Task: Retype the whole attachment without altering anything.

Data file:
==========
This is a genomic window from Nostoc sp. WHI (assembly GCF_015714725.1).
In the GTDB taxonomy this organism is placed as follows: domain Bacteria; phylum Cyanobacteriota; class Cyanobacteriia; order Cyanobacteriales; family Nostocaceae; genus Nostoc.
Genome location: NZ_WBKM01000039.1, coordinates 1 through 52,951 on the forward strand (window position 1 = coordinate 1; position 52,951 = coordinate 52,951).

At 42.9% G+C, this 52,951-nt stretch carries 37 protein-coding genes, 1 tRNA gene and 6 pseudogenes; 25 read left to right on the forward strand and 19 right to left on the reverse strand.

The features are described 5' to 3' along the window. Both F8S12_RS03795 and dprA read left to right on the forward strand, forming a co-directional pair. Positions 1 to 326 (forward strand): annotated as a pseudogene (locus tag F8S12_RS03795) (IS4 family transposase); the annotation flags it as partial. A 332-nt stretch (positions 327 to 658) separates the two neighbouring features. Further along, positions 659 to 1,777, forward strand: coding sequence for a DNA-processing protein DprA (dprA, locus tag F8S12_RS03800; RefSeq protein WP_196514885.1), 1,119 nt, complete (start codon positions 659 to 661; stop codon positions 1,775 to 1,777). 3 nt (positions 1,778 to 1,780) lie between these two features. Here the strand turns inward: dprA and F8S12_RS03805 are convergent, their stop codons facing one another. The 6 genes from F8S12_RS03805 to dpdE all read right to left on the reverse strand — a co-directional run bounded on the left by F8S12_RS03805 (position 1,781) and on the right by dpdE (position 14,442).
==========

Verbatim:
This is a genomic window from Nostoc sp. WHI (assembly GCF_015714725.1).
In the GTDB taxonomy this organism is placed as follows: domain Bacteria; phylum Cyanobacteriota; class Cyanobacteriia; order Cyanobacteriales; family Nostocaceae; genus Nostoc.
Genome location: NZ_WBKM01000039.1, coordinates 1 through 52,951 on the forward strand (window position 1 = coordinate 1; position 52,951 = coordinate 52,951).

At 42.9% G+C, this 52,951-nt stretch carries 37 protein-coding genes, 1 tRNA gene and 6 pseudogenes; 25 read left to right on the forward strand and 19 right to left on the reverse strand.

The features are described 5' to 3' along the window. Both F8S12_RS03795 and dprA read left to right on the forward strand, forming a co-directional pair. Positions 1 to 326 (forward strand): annotated as a pseudogene (locus tag F8S12_RS03795) (IS4 family transposase); the annotation flags it as partial. A 332-nt stretch (positions 327 to 658) separates the two neighbouring features. Further along, positions 659 to 1,777, forward strand: coding sequence for a DNA-processing protein DprA (dprA, locus tag F8S12_RS03800; RefSeq protein WP_196514885.1), 1,119 nt, complete (start codon positions 659 to 661; stop codon positions 1,775 to 1,777). 3 nt (positions 1,778 to 1,780) lie between these two features. Here the strand turns inward: dprA and F8S12_RS03805 are convergent, their stop codons facing one another. The 6 genes from F8S12_RS03805 to dpdE all read right to left on the reverse strand — a co-directional run bounded on the left by F8S12_RS03805 (position 1,781) and on the right by dpdE (position 14,442).